Nonetheless, she paid good money for the discs, and there’s no excuse for the region-coding existing in the first place. You shouldn’t have to check the fine print to see if the company you’re buying something on has crippled the product for you because of where you live.

  5. Yup, region coding sucks. Here’s hoping that region free bluray players aren’t too far away.

    Until then, here’s a couple of helpful things – first, blu-ray.com will let you know if a title is region locked or not. Second, amazon.co.uk ! We’re in the same region as the UK this time.

    I want to know which idiot thought a full restoration of Breaker Morant in bluray would be a smash hit locked to Region A and give them ONE! RIGHT UP THE BRACKET.

  6. Region coding is about as welcome as a yellow-bellied black snake at a barbecue.

  7. Yes, well, biting the hand that feeds is a common way to go. Maybe one day enlightenment will strike.

  8. The stupid thing is they not only lock the BluRay region – they lock the region for DVDs you play on the equipment as well.

    We need to pester the ACCC.

  9. It’s pretty easy to get around region coding on DVDs.

    On the PC you can use software like Anydvd.

    You can unlock players using codes from the web although this depends on the make and model. http://www.videohelp.com/dvdhacks has a bunch of codes…worked fine on my LG.

    The cheap Chinese DVD players you can buy at Coles and Woolworths are usually set to Region 0 and cost around $50 or less. No frills, but plays my Buffy S1 region 1 fine.

  10. Yeah, region-coding on DVDs is largely a thing of the past. I say “largely”, because the all-in-one systems like PS3s and Xbox 360s still enforce the idiotic DVD region coding.

    With blu-ray, region-free players are still hard to find.

  11. This whole issue really pisses me off something fierce. Warners haven’t seen fit to release Season 5 of “The Wire” in region 4 yet, even though it’s been available in every other territory for over a year. I got my “copy” from a friend who knows a thing or two about, er, downloading things.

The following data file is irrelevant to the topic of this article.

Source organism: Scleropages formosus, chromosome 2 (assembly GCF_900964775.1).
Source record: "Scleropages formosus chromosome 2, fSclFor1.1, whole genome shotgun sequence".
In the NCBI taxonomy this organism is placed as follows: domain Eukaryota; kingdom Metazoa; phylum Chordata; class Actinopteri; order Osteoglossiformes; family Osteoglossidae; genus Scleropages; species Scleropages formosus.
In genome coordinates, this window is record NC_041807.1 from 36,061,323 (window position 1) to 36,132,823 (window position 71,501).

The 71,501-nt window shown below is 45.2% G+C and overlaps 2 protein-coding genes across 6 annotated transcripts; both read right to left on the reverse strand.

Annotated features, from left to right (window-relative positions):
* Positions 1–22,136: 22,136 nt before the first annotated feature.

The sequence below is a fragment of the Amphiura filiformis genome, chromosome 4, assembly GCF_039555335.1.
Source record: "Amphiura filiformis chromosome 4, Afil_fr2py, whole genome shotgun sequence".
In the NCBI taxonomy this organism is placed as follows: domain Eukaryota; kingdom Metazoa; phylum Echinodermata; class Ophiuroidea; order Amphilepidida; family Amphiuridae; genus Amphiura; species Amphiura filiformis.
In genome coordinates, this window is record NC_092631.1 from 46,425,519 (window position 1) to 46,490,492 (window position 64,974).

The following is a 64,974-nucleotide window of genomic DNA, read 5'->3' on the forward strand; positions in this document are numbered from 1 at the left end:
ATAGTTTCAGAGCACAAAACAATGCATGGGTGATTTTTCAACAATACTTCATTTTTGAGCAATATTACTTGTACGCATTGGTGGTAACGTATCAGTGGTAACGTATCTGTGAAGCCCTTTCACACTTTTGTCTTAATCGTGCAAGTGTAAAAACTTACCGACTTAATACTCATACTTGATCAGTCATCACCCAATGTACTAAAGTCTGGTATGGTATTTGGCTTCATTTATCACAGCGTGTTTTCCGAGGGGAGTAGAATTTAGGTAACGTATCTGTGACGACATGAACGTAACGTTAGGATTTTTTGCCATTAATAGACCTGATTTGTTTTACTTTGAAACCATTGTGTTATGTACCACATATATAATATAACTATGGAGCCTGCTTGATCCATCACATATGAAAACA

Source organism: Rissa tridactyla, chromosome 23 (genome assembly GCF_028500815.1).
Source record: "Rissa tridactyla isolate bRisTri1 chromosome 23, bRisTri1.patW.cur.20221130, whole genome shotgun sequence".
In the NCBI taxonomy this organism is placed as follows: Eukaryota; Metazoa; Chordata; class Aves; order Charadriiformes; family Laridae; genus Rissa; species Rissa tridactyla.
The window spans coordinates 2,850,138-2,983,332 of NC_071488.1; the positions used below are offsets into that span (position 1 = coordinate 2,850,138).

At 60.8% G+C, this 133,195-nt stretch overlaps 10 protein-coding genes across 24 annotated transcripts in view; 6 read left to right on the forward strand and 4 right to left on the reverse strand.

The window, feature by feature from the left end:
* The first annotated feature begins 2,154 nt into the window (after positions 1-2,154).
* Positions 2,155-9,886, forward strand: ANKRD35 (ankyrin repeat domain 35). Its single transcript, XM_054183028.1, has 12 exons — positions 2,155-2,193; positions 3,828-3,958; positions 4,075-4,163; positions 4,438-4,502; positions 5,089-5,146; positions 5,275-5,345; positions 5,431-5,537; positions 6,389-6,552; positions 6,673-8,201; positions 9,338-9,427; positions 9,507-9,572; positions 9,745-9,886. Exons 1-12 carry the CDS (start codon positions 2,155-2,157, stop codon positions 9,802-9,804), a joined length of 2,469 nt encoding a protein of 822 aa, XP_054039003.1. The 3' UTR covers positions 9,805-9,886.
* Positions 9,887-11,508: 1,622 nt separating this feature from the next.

We haven’t seen Simon’s mini-series “Generation Kill” here yet or his 2001 mini-series “The Corner” either. Compare and contrast the Region 4 content of “The West Wing” to the content of Regions 1 & 2 – Region 4: no extras. Regions 1 & 2, hours upon hours of them. There’s a double disc special edition of “Network” available in Region 1, bare bones disc only for us. And so on and so on.

    I recently unlocked my DVD player using a hack from the site Ginnos mentioned because I’d had a fucking gutful. I’m lifting my self-imposed 2 year embargo on using my credit card and I’m buying these things from the States.

    Up yours, Warner Home Video Australia. If you don’t make this stuff available locally, you lose any profit you may have potentially made.

    Also, memo to Australian publishers – I’m buying the hardback of James Ellroy’s “Blood’s A Rover” for US$20. I’m fucked if I’ll fork over fifty bucks for it locally.

    Dickheads.

    Rant over.

  12. Everybody hates region coding. It is totally unjustified and contemptuous of the consumer.

    Recently, I discovered that a Region Whatever DVD (I haven’t yet had a problem with Blu Ray) wouldn’t play on my PS3 – I couldn’t believe it!

  13. Jeremy
    This happened to me when I bought my first DVD player, I bought a DVD at Readings which was region coded. I found out that DVD players can have their region coding can be set to “all” and that it is perfectly legal to do that. Even the makers of Games Boxes can’t stop you either rechiping or resetting the “code” you should have a little search. Me I went back to Myers and they gave me a printed sheet on how to reset the DVD player.
    That said it’s not just Games Boxes that are region coded, most DVD-Blu ray drives in PCs are region coded and Apple are just as bad.